| President Mohammad Khatami in Tehran on Wednesday. (AFP)
Tehran, Dec. 18 (Reuters): President Mohammad Khatami today blasted as baseless US accusations that Iran was building two nuclear sites of a type that could be used for developing nuclear weapons, Irna news agency reported.
He was responding to remarks by US officials last week alleging that two nuclear sites in central Iran were of a type that could be used for manufacturing nuclear warheads.
Iran, labelled by Washington as part of an “axis of evil” bent on developing weapons of mass destruction, denied the accusation and said the International Atomic Energy Agency (IAEA) had been told about the plants and was free to inspect them.
“America’s claim is totally baseless. Our aim is not building atomic weapons,” the official agency quoted Khatami as saying.
A signatory to the Treaty on the Non-Proliferation of Nuclear Weapons, Iran said last week it was determined to meet its booming electricity demand with nuclear power despite US concerns the technology could be used for military purposes.
Iran’s first nuclear power plant, being built with Russian help near the southwestern port city Bushehr, is due to come on stream at the end of next year or early 2004, despite heavy US lobbying of Moscow to block construction.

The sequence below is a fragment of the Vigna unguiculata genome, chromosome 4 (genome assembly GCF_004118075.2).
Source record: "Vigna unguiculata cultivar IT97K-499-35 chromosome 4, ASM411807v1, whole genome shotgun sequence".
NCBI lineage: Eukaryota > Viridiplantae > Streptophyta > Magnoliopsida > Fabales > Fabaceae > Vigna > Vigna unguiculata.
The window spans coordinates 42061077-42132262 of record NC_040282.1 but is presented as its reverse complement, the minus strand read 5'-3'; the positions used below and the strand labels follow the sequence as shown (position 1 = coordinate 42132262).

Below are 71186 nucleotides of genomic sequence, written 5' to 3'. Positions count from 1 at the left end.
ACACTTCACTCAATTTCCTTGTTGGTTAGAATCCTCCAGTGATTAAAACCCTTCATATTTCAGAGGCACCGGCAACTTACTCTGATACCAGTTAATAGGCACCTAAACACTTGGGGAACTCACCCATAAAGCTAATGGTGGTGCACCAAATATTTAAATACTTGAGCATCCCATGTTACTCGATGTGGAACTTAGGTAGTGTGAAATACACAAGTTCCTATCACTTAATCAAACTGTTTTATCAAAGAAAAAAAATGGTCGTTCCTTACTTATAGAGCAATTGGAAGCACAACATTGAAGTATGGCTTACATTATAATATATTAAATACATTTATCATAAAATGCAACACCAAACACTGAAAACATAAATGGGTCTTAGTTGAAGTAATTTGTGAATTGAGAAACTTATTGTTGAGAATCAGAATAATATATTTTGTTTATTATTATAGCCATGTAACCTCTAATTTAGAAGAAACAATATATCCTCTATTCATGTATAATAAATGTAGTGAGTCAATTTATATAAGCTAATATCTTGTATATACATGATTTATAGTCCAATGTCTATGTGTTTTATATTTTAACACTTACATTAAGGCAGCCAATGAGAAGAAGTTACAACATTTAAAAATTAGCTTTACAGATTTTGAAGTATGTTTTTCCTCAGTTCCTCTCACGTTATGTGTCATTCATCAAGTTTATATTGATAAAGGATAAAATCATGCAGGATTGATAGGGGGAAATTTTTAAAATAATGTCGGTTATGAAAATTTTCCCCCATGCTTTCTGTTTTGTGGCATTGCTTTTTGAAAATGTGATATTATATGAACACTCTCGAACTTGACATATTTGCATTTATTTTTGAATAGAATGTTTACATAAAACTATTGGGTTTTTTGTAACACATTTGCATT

Iran is studying feasibility of building a second 1,000 MW nuclear plant, IRNA said.
The Vienna-based IAEA said earlier that it was aware of Iran’s nuclear power programme and planned to visit the country in February to inspect all facilities currently under construction.
Khatami said Iran’s nuclear activities had always been carried out under the IAEA’s supervision.
The US and Iran have been enemies since radical students seized the US embassy in Tehran shortly after Iran’s 1979 Islamic revolution and held 52 hostages for 444 days.
In Vienna today, the IAEA said it would send a team to Iran on February 25 to take a first look at the two sites.
It said its director general and a team of technical experts would visit the sites to develop a monitoring programme.
“This is an initial visit as we try to start a process of visits,” IAEA spokesman Mark Gwozdecky said.
Iran’sparliament approved a Bill banning the torture of prisoners after an earlier version was rejected by a hardline constitutional watchdog, parliamentarians said.
The draft law got the go-ahead from deputies as EU officials arrived in Tehran for talks on human rights issues with the government of the Islamic republic.